For most of the F1 season, we’re all excited about one thing – the championship battle. We all hope it’ll go to the final race, giving us a dramatic title decider that goes down in history, like in 2008, or 1997.
Having a driver win the championship a few races from the end of the season can sometimes be a bit of a bummer – especially this year, since it was so close for so long. But fear not. Because quite often, when a championship gets decided with races to spare, those races can turn out to be absolute thrillers. Here are seven dead rubbers that were really, really good.
In 1971 Jackie Stewart was so dominant that he was crowned champion in Austria with three races still to go, despite failing to finish. The next round in Italy turned out to be an absolute classic.
It was the final race at Monza before it got slowed down by chicanes, and it turned into a colossal slipstreaming battle. In the closing laps five drivers – Francois Cevert, Ronnie Peterson, Howden Ganley, Peter Gethin, and Mike Hailwood – were in with a chance of winning, and none of them had ever won a race before.
Heading for the line on the final lap it was anyone’s guess, but Gethin just clinched it for BRM, 0.01 seconds ahead of Peterson in second, making it the closest F1 finish of all time. Even fifth-placed Ganley was only six-tenths away from the winner!
In 1973 Jackie Stewart took his third and final championship at Monza, this time with ‘only’ two rounds to spare (he was clearly losing his touch). It was probably a good thing he did, because the very next race at Mosport in Canada was… well, bonkers.
It was the first time in F1 history that the safety car was used, and thanks to a combination of bad weather, multiple pit stops and inept officials, nobody was really sure who was leading or indeed, come the end of the race, who’d actually won. Peter Revson was given the victory, but Emerson Fittipaldi, Jackie Oliver, Howden Ganley, and Jean-Pierre Beltoise could each have easily been declared the winner. Thankfully when the safety car comes out now things are a bit more straightforward!
Once Jody Scheckter had won the 1979 world championship for Ferrari, the gloves came off and team orders were no more, meaning Villeneuve could start to race for himself again. Although the Williams of Alan Jones was now the quickest car/driver combination, Villeneuve was keen to show what he could do as the pair put on an incredible show in Montreal.
The pair were barely separated by more than a second or two for the entire distance. Villeneuve led the early stages but Jones finally edged ahead and began to slowly pull away as the tyres on Villeneuve’s Ferrari began to cry enough.
But whilst his tyres made have given up, Gilles certainly hadn’t. He closed the gap right down again in the closing laps, finishing just a second behind Jones, whilst third-placed Clay Regazzoni (in the other Williams) was well over a minute behind, as well as being the only other car on the lead lap.
Two weeks after Alain Prost casually turned in on Ayrton Senna to clinch the 1989 championship, Adelaide saw one of the wettest F1 races in history.
The race had to be stopped a few laps in as JJ Lehto spun and blocked the circuit. During the delay, Prost (who never liked driving in the rain) simply withdrew as he felt it was too dangerous to race. Senna continued leading after the restart, but unseen in the spray, he hit the back of Martin Brundle’s Brabham whilst lapping him and retiring.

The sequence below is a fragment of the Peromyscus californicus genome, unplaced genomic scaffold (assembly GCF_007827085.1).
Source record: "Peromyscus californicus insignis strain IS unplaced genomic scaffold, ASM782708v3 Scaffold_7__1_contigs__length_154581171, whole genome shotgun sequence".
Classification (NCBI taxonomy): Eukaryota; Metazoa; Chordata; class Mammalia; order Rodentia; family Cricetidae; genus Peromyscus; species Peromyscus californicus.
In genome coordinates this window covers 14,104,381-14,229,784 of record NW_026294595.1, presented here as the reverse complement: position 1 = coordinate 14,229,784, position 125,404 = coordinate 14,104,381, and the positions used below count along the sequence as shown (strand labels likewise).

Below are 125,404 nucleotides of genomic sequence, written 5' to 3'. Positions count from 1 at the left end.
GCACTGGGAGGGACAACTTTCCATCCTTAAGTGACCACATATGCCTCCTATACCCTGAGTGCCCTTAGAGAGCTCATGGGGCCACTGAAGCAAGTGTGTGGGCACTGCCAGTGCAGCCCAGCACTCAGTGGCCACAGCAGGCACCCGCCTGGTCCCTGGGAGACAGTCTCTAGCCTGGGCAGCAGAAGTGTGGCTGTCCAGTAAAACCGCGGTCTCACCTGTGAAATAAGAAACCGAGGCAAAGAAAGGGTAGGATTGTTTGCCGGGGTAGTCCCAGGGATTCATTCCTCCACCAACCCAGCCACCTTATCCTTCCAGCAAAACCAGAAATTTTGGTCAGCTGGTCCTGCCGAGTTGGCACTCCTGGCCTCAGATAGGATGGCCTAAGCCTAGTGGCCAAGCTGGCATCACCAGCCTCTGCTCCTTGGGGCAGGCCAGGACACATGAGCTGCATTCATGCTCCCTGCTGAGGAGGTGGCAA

Conditions were so bad that over half the field had spun out by half distance, leaving eight cars circulating for much of the race. The race stopped on lap 70 of the scheduled 81 laps, with Thierry Boutsen taking his second win of the season for Williams.
Damon Hill had a pretty awful season in 1995 and had lost the championship to Michael Schumacher by the Pacific GP, three races from the end of the season. He kinda made up for it in the final race of the year though with a crushing victory in what was the final Australian GP at Adelaide.
It was a race of seriously high attrition. Hill won by the huge margin of two laps from Olivier Panis, who only just made the finish in his smoking Ligier, with Gianni Morbidelli claiming Footwork’s only podium.
The absolute highlight of the event, however, was Murray Walker’s reaction when race leader David Coulthard tried to pit.
In a season utterly dominated by Michael Schumacher and Ferrari, the final race of the season at Interlagos ended up being a duel between Kimi Raikkonen and Juan Pablo Montoya, but not before Rubens Barrichello, Fernando Alonso, and even Felipe Massa’s Sauber had turns in the lead.
Montoya brilliantly snatched the lead from Raikkonen after a pit stop and just managed to hold him off for the rest of the race, the two barely more than a second or two apart. There was extra interest because these two would be teammates at McLaren in 2005, though sadly that particular teammate battle would end up being a damp squib.
Not just great for a dead rubber, but simply one of the best races of all-time. Rain in qualifying left all the fast guys at the back of the grid, Fernando Alonso 16th and Kimi Raikkonen 17th, with Ralf Schumacher on pole for Toyota (no, really).
Though Alonso had won the drivers’ title at the last race, McLaren and Renault were still fighting for the constructors’ championship. The pair of them scythed through the field, Alonso in particular putting in a superb pass on Michael Schumacher – around the outside of 130R.
Alonso was later delayed after a track-limits issue whilst passing Christian Klien, leaving Kimi Raikkonen to take up the charge. By this point, Giancarlo Fisichella was leading by a mile, but on a wet setup was struggling for ultimate pace as Raikkonen chased him down, setting lap records on the way.
Coming into the chicane for the penultimate time Fisi felt the need to defend for some reason, giving Kimi a bit of a run.
Yeah, that’s never going to stop being exciting, is it?